Esther Rantzen launches ‘Silver Line’ helpline for lonely elderly

The Silver Line aims to help elderly people by giving them someone to speak to 24 hours a day, and will work like ChildLine by giving support and advice to those suffering neglect or abuse.

Ms Rantzen said a £5m grant means the Silver Line will be able to launch before Christmas – often the loneliest time of year for older people. She said the line aims to tackle the “stigma” attached to being lonely which “makes it impossible” for older people to ask for help and can damage their self esteem.

The Silver Line aims to tackle loneliness for older people and is run by volunteers who will refer callers to activities and organisations that can help them.

Ms Rantzen, also a trustee of the NSPCC, said she understood the challenges of getting funding for a new charity, having launched ChildLine in 1986. ChildLine now takes more than a million phone calls a year to give free counselling for children to discuss abuse and neglect.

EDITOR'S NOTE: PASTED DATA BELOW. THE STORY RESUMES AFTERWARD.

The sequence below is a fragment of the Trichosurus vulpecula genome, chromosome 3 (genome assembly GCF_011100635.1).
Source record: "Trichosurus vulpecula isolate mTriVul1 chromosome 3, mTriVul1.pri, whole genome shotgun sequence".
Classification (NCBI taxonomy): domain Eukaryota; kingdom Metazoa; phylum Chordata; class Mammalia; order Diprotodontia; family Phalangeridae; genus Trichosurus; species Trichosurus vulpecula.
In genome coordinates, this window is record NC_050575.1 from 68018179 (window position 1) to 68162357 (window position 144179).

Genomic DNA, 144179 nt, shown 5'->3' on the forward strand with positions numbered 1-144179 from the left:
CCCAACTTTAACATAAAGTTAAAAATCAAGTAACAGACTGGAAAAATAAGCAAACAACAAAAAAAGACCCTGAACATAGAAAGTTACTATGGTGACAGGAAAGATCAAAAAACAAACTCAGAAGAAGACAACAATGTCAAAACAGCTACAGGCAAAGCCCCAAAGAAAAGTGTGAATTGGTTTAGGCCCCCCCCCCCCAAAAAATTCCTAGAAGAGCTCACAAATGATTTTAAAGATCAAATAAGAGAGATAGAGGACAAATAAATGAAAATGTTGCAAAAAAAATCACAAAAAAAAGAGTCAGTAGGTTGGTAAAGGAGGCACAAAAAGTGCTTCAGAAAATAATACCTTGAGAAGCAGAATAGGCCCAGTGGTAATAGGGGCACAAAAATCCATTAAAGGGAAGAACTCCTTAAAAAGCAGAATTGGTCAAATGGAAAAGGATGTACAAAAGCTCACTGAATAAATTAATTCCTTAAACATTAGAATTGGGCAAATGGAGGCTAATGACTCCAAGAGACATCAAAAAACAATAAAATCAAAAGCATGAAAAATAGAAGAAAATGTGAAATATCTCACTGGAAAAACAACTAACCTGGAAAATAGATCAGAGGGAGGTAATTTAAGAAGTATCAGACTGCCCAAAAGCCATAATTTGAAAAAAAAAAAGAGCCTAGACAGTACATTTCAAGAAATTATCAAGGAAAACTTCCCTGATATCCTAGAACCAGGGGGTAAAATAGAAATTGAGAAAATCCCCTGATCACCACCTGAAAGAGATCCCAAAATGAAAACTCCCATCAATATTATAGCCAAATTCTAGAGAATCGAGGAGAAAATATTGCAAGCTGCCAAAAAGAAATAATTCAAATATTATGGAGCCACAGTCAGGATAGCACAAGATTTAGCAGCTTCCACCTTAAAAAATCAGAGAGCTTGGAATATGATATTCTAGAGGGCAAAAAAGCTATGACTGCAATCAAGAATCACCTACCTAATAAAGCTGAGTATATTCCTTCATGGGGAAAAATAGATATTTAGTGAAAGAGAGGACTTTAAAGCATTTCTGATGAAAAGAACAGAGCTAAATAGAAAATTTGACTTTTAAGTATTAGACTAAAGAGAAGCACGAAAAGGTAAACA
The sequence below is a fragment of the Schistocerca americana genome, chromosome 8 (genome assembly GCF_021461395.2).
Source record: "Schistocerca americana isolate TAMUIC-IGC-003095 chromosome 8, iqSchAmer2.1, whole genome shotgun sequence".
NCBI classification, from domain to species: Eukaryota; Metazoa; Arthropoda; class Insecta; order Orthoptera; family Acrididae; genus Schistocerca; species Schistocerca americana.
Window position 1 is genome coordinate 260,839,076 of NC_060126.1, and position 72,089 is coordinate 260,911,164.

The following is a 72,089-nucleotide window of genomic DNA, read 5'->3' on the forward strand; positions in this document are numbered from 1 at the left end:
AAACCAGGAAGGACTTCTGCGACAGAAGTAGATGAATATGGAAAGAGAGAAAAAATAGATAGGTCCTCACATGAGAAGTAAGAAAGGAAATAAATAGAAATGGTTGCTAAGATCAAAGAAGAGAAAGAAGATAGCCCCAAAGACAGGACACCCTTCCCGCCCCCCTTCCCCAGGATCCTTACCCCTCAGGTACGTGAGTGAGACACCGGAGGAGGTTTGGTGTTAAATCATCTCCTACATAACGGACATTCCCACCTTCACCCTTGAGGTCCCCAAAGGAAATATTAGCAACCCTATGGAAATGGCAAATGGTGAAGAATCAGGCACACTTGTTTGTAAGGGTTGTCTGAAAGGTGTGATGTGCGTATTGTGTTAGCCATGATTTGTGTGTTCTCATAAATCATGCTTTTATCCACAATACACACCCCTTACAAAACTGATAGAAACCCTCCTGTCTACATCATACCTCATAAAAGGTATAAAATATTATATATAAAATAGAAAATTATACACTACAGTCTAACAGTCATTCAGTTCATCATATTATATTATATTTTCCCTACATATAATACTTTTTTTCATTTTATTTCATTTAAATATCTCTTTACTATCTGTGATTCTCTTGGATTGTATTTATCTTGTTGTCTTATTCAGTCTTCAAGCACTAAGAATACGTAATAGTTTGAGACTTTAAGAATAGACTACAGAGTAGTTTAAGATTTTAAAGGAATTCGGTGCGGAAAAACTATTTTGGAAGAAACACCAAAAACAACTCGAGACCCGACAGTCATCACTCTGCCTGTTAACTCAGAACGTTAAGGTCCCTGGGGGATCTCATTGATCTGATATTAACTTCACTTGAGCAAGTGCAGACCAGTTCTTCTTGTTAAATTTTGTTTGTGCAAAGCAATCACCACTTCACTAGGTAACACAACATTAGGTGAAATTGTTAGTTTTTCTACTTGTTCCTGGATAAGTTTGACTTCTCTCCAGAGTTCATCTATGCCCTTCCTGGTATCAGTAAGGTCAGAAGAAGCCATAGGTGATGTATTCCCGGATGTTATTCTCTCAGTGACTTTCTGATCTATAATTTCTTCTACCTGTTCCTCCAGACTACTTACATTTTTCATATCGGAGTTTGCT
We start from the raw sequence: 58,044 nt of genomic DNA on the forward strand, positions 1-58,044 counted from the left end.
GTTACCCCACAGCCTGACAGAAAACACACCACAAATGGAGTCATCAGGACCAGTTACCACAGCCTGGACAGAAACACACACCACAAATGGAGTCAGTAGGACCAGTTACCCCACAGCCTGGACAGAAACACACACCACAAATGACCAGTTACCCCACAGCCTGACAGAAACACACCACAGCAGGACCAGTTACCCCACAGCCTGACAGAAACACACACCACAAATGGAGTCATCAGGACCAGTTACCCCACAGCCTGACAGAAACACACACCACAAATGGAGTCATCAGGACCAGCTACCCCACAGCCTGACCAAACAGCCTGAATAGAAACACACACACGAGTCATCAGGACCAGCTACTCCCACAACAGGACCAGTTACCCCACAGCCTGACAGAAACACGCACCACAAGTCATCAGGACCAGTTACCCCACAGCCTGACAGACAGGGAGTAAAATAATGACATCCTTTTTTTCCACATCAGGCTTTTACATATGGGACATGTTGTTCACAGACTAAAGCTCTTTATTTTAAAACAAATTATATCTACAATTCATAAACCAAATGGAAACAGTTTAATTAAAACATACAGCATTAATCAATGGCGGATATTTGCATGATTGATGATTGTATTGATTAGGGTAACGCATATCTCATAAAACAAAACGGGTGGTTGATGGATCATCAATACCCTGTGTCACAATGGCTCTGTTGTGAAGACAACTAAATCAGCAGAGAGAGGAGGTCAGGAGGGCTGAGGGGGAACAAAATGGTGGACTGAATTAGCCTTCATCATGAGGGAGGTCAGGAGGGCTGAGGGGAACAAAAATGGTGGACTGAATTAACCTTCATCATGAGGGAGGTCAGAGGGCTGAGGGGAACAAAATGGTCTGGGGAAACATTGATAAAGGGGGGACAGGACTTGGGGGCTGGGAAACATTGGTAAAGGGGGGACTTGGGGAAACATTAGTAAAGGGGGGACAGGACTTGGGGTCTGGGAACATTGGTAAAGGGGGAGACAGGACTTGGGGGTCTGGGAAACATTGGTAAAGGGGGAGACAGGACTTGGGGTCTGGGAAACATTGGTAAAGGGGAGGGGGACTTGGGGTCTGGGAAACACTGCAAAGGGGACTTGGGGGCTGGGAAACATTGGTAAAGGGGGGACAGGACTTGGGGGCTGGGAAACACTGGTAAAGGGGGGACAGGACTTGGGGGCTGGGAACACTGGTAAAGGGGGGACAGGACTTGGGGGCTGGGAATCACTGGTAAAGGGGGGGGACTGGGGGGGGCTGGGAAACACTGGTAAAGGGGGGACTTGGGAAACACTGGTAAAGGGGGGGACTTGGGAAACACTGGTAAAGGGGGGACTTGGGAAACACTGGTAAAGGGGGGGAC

She said: “The Silver Line is hugely grateful to Big Lottery Fund for enabling us to launch in time for Christmas, for many older people the loneliest time of the year. The Fund has recognised that millions of older people are lonely some or all of the time, but the loneliness carries a stigma which makes it impossible for them to ask for help.”

The Silver Line has been trialled in the North West and North East as well as Jersey since the end of last year, but the £5 million grant means it will be extended to the rest of the UK before Christmas.

Ella Brittain, who contacted the pilot phone line, said it was “very comforting” to have someone to talk to after her husband died and she didn’t want to be a burden to the rest of her family.

She told BBC Radio 4’s World At One: “I can’t tell the children I feel so low or I don’t want to get up in the morning, but I can tell a phone line.”

She said the free phone helpline didn’t just give advice, but also someone to talk to. It offers a ‘befriending service’ where users can book appointments for a phone call if they want to make new friends.

The freephone helpline will now aim to recruit new staff and 3,000 volunteers to man the line 24/7 and offer befriending services to 12,000 older people.